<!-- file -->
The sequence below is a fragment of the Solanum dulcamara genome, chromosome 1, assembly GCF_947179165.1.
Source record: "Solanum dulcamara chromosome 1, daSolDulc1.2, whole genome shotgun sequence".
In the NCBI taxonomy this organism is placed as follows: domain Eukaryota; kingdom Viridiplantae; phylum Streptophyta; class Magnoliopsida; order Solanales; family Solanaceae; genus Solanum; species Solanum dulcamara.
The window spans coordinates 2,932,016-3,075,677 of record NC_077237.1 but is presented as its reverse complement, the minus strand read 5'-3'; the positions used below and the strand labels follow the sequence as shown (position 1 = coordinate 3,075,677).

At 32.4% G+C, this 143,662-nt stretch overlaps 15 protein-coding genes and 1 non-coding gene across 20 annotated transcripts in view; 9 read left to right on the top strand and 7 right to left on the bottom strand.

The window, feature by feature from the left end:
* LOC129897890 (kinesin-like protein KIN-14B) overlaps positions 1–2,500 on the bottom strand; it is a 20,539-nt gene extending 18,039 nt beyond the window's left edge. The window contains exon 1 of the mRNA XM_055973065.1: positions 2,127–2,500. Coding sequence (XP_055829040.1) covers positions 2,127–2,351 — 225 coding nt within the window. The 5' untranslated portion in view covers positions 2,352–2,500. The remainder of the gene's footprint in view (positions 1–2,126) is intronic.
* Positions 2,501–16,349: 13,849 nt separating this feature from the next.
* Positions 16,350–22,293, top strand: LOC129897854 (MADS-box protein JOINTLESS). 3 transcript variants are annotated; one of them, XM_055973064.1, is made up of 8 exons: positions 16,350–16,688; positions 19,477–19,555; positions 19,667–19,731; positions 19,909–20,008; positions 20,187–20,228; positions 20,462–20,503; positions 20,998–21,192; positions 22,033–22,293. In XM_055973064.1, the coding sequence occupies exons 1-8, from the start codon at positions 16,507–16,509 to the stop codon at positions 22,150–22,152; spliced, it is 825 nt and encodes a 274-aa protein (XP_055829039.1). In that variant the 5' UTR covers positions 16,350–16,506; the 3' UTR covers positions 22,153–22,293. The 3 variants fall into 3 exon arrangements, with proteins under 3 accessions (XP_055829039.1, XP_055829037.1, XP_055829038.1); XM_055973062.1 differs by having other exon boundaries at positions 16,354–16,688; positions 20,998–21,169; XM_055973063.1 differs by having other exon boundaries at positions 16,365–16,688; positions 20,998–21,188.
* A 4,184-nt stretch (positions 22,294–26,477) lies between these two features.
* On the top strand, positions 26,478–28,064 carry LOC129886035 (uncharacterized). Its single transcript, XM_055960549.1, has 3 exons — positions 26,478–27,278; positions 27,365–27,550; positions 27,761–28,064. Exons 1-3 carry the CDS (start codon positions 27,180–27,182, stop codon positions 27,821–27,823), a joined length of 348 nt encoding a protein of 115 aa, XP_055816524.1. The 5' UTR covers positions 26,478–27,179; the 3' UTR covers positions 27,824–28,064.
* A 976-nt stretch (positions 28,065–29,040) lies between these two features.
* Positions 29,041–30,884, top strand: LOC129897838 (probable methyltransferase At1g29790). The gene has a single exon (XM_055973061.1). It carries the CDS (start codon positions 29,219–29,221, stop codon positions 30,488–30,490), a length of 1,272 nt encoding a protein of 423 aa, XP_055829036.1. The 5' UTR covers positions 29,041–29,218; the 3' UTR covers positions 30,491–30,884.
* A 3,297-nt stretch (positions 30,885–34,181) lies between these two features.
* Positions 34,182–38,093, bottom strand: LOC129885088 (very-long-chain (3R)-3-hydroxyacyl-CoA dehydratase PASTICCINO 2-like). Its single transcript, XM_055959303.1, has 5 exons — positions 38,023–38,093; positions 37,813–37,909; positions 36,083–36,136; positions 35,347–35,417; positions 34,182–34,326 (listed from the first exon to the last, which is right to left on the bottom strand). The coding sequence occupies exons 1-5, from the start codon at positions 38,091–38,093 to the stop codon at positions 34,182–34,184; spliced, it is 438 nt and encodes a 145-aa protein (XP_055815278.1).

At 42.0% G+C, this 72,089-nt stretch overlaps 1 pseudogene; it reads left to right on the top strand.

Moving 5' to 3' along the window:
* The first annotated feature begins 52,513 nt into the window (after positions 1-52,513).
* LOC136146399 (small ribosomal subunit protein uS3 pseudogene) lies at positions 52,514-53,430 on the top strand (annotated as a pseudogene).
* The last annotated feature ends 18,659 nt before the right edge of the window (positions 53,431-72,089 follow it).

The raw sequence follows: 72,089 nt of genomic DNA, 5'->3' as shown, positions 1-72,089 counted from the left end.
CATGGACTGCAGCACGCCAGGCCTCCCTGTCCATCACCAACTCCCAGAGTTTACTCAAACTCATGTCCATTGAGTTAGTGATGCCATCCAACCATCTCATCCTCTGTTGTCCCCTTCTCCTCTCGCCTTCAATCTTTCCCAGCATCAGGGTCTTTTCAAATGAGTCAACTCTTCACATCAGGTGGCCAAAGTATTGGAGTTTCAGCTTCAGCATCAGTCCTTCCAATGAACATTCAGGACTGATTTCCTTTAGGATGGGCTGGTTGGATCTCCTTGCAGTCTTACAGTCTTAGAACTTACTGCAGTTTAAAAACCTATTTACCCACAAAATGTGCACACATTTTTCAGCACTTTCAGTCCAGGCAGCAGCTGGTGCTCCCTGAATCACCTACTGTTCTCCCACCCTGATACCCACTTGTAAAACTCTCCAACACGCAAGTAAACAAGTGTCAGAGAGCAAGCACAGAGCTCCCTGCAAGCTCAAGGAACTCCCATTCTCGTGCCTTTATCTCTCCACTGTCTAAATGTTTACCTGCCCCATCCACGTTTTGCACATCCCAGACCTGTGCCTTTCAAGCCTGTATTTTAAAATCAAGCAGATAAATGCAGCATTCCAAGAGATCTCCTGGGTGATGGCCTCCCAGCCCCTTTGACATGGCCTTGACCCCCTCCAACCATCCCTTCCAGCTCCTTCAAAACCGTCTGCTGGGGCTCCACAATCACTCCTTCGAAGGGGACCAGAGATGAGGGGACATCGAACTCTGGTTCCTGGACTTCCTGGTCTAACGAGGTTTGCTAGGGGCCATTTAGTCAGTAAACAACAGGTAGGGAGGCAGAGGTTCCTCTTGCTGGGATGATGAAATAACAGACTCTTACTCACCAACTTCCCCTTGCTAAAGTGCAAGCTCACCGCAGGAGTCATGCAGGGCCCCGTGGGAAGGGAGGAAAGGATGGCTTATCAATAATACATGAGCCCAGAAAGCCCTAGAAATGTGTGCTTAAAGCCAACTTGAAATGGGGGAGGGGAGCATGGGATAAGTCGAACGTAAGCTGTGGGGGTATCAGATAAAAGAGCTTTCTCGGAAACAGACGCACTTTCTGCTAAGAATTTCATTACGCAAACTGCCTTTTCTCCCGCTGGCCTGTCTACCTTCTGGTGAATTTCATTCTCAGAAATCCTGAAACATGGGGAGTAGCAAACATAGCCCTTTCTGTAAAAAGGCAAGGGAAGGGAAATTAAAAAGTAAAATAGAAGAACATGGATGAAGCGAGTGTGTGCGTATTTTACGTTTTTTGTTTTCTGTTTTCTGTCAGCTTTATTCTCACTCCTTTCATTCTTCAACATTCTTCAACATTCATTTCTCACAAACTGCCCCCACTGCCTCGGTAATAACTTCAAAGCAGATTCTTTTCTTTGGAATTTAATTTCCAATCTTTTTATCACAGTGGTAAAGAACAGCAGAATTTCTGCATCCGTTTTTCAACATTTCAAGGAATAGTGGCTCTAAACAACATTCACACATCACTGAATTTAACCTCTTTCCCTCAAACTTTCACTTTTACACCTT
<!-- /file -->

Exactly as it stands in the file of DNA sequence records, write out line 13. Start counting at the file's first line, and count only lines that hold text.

* Positions 29,041–30,884, top strand: LOC129897838 (probable methyltransferase At1g29790). The gene has a single exon (XM_055973061.1). It carries the CDS (start codon positions 29,219–29,221, stop codon positions 30,488–30,490), a length of 1,272 nt encoding a protein of 423 aa, XP_055829036.1. The 5' UTR covers positions 29,041–29,218; the 3' UTR covers positions 30,491–30,884.